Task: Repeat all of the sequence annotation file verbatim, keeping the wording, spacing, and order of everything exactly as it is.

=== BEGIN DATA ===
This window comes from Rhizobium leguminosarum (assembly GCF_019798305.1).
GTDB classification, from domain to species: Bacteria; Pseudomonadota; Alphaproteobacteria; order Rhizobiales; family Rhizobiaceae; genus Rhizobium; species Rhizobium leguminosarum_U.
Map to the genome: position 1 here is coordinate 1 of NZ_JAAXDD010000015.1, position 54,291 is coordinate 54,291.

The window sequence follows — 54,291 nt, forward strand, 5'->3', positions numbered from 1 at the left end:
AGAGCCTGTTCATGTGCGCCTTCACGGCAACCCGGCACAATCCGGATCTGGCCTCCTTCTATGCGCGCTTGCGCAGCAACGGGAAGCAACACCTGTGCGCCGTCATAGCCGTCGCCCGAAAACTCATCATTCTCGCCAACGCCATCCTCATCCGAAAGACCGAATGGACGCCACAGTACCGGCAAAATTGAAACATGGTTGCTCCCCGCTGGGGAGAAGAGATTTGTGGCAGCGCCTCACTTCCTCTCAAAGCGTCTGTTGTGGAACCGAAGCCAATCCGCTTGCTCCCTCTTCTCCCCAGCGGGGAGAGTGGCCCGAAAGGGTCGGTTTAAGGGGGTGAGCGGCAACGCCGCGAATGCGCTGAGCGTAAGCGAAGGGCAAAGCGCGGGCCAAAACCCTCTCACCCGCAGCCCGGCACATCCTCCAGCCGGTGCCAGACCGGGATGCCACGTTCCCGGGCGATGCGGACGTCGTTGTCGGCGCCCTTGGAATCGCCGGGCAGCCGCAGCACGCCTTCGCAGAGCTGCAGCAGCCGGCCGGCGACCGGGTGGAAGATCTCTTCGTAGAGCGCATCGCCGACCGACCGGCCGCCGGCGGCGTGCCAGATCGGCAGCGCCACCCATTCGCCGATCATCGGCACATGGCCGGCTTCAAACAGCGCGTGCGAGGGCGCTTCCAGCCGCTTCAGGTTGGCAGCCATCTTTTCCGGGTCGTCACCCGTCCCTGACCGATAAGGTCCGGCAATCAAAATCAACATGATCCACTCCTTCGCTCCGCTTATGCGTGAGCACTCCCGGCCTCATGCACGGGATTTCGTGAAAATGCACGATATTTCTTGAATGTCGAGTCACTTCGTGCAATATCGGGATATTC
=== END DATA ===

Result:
This window comes from Rhizobium leguminosarum (assembly GCF_019798305.1).
GTDB classification, from domain to species: Bacteria; Pseudomonadota; Alphaproteobacteria; order Rhizobiales; family Rhizobiaceae; genus Rhizobium; species Rhizobium leguminosarum_U.
Map to the genome: position 1 here is coordinate 1 of NZ_JAAXDD010000015.1, position 54,291 is coordinate 54,291.

The window sequence follows — 54,291 nt, forward strand, 5'->3', positions numbered from 1 at the left end:
AGAGCCTGTTCATGTGCGCCTTCACGGCAACCCGGCACAATCCGGATCTGGCCTCCTTCTATGCGCGCTTGCGCAGCAACGGGAAGCAACACCTGTGCGCCGTCATAGCCGTCGCCCGAAAACTCATCATTCTCGCCAACGCCATCCTCATCCGAAAGACCGAATGGACGCCACAGTACCGGCAAAATTGAAACATGGTTGCTCCCCGCTGGGGAGAAGAGATTTGTGGCAGCGCCTCACTTCCTCTCAAAGCGTCTGTTGTGGAACCGAAGCCAATCCGCTTGCTCCCTCTTCTCCCCAGCGGGGAGAGTGGCCCGAAAGGGTCGGTTTAAGGGGGTGAGCGGCAACGCCGCGAATGCGCTGAGCGTAAGCGAAGGGCAAAGCGCGGGCCAAAACCCTCTCACCCGCAGCCCGGCACATCCTCCAGCCGGTGCCAGACCGGGATGCCACGTTCCCGGGCGATGCGGACGTCGTTGTCGGCGCCCTTGGAATCGCCGGGCAGCCGCAGCACGCCTTCGCAGAGCTGCAGCAGCCGGCCGGCGACCGGGTGGAAGATCTCTTCGTAGAGCGCATCGCCGACCGACCGGCCGCCGGCGGCGTGCCAGATCGGCAGCGCCACCCATTCGCCGATCATCGGCACATGGCCGGCTTCAAACAGCGCGTGCGAGGGCGCTTCCAGCCGCTTCAGGTTGGCAGCCATCTTTTCCGGGTCGTCACCCGTCCCTGACCGATAAGGTCCGGCAATCAAAATCAACATGATCCACTCCTTCGCTCCGCTTATGCGTGAGCACTCCCGGCCTCATGCACGGGATTTCGTGAAAATGCACGATATTTCTTGAATGTCGAGTCACTTCGTGCAATATCGGGATATTC